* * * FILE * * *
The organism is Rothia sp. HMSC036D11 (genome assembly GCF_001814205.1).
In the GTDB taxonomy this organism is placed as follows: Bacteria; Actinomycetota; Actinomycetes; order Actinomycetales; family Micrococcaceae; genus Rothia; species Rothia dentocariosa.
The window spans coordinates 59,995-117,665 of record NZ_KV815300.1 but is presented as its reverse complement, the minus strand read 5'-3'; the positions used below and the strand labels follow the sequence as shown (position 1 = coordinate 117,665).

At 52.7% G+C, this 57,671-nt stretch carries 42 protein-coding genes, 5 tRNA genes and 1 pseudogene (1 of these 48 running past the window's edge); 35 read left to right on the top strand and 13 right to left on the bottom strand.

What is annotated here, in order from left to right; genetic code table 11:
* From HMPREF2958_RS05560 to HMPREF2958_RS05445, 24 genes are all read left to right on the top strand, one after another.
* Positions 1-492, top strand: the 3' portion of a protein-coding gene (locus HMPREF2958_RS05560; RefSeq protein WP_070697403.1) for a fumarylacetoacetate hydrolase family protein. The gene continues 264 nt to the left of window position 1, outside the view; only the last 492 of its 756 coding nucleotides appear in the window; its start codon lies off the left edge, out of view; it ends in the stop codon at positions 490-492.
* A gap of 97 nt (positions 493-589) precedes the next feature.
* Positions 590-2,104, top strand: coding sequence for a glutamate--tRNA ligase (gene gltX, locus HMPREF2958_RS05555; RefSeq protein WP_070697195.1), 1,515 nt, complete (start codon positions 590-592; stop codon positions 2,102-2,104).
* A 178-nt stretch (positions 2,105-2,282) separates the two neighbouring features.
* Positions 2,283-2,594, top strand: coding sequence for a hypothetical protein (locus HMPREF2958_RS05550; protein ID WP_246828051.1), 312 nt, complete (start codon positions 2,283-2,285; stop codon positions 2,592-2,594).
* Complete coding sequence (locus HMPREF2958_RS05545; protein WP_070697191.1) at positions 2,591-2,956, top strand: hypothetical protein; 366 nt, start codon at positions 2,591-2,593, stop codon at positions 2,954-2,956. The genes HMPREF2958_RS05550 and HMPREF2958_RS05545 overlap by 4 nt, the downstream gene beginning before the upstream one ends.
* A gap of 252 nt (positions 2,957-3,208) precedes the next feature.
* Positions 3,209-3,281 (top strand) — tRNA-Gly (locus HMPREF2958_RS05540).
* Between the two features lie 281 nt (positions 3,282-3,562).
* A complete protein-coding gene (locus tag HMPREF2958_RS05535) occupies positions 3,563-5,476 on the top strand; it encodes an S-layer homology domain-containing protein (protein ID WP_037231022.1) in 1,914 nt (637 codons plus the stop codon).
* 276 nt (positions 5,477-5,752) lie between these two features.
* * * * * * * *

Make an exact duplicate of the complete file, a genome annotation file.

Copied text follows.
The organism is Rothia sp. HMSC036D11 (genome assembly GCF_001814205.1).
In the GTDB taxonomy this organism is placed as follows: Bacteria; Actinomycetota; Actinomycetes; order Actinomycetales; family Micrococcaceae; genus Rothia; species Rothia dentocariosa.
The window spans coordinates 59,995-117,665 of record NZ_KV815300.1 but is presented as its reverse complement, the minus strand read 5'-3'; the positions used below and the strand labels follow the sequence as shown (position 1 = coordinate 117,665).

At 52.7% G+C, this 57,671-nt stretch carries 42 protein-coding genes, 5 tRNA genes and 1 pseudogene (1 of these 48 running past the window's edge); 35 read left to right on the top strand and 13 right to left on the bottom strand.

What is annotated here, in order from left to right; genetic code table 11:
* From HMPREF2958_RS05560 to HMPREF2958_RS05445, 24 genes are all read left to right on the top strand, one after another.
* Positions 1-492, top strand: the 3' portion of a protein-coding gene (locus HMPREF2958_RS05560; RefSeq protein WP_070697403.1) for a fumarylacetoacetate hydrolase family protein. The gene continues 264 nt to the left of window position 1, outside the view; only the last 492 of its 756 coding nucleotides appear in the window; its start codon lies off the left edge, out of view; it ends in the stop codon at positions 490-492.
* A gap of 97 nt (positions 493-589) precedes the next feature.
* Positions 590-2,104, top strand: coding sequence for a glutamate--tRNA ligase (gene gltX, locus HMPREF2958_RS05555; RefSeq protein WP_070697195.1), 1,515 nt, complete (start codon positions 590-592; stop codon positions 2,102-2,104).
* A 178-nt stretch (positions 2,105-2,282) separates the two neighbouring features.
* Positions 2,283-2,594, top strand: coding sequence for a hypothetical protein (locus HMPREF2958_RS05550; protein ID WP_246828051.1), 312 nt, complete (start codon positions 2,283-2,285; stop codon positions 2,592-2,594).
* Complete coding sequence (locus HMPREF2958_RS05545; protein WP_070697191.1) at positions 2,591-2,956, top strand: hypothetical protein; 366 nt, start codon at positions 2,591-2,593, stop codon at positions 2,954-2,956. The genes HMPREF2958_RS05550 and HMPREF2958_RS05545 overlap by 4 nt, the downstream gene beginning before the upstream one ends.
* A gap of 252 nt (positions 2,957-3,208) precedes the next feature.
* Positions 3,209-3,281 (top strand) — tRNA-Gly (locus HMPREF2958_RS05540).
* Between the two features lie 281 nt (positions 3,282-3,562).
* A complete protein-coding gene (locus tag HMPREF2958_RS05535) occupies positions 3,563-5,476 on the top strand; it encodes an S-layer homology domain-containing protein (protein ID WP_037231022.1) in 1,914 nt (637 codons plus the stop codon).
* 276 nt (positions 5,477-5,752) lie between these two features.